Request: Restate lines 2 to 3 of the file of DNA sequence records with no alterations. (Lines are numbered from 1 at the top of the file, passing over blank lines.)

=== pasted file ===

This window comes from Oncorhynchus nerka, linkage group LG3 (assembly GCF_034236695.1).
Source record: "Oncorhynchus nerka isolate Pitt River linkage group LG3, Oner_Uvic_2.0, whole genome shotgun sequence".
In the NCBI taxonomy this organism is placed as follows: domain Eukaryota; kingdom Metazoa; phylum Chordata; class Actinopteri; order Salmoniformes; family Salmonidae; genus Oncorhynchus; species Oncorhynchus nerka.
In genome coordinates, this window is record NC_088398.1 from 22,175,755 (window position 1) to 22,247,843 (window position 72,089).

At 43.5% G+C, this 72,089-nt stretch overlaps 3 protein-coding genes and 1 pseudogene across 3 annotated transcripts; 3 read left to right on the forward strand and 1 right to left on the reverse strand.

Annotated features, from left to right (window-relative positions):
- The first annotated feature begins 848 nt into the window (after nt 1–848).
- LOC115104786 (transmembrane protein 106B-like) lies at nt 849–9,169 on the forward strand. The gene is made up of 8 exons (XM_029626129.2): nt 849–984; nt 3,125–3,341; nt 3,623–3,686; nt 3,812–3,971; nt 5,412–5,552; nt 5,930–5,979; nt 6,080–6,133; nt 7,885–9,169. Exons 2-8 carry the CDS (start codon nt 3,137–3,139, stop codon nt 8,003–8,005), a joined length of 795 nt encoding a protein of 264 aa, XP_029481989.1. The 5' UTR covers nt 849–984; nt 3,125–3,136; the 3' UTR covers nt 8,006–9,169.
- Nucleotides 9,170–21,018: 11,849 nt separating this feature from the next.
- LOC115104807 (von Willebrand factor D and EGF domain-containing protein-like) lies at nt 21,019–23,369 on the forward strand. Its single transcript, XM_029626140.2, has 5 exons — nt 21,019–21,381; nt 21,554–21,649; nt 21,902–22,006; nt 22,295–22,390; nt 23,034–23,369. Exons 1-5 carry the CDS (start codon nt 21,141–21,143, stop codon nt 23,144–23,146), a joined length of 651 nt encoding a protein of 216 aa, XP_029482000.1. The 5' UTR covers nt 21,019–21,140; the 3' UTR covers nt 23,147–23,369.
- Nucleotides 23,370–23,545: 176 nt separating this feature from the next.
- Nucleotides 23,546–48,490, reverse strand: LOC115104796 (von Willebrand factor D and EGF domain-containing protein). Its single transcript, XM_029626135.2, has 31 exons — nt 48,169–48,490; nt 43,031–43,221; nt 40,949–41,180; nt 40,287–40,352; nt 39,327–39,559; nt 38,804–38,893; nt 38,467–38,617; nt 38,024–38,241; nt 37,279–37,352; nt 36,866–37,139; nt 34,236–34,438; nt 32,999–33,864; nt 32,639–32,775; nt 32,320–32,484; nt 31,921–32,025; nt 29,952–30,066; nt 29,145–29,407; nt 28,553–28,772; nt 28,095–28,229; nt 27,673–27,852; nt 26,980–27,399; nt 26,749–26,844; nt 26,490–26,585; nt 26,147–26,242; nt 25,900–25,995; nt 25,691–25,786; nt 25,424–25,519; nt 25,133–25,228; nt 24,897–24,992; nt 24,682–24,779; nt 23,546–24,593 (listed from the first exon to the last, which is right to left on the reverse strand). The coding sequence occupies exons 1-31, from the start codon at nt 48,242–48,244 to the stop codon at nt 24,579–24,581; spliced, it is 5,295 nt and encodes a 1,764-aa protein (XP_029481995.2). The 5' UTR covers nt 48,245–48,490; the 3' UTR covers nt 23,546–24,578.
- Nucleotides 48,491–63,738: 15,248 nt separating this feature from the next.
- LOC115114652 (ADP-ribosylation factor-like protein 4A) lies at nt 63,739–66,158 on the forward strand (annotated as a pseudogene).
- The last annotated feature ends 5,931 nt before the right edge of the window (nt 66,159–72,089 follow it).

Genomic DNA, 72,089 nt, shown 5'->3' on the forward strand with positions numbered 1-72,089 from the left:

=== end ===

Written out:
Source record: "Oncorhynchus nerka isolate Pitt River linkage group LG3, Oner_Uvic_2.0, whole genome shotgun sequence".
In the NCBI taxonomy this organism is placed as follows: domain Eukaryota; kingdom Metazoa; phylum Chordata; class Actinopteri; order Salmoniformes; family Salmonidae; genus Oncorhynchus; species Oncorhynchus nerka.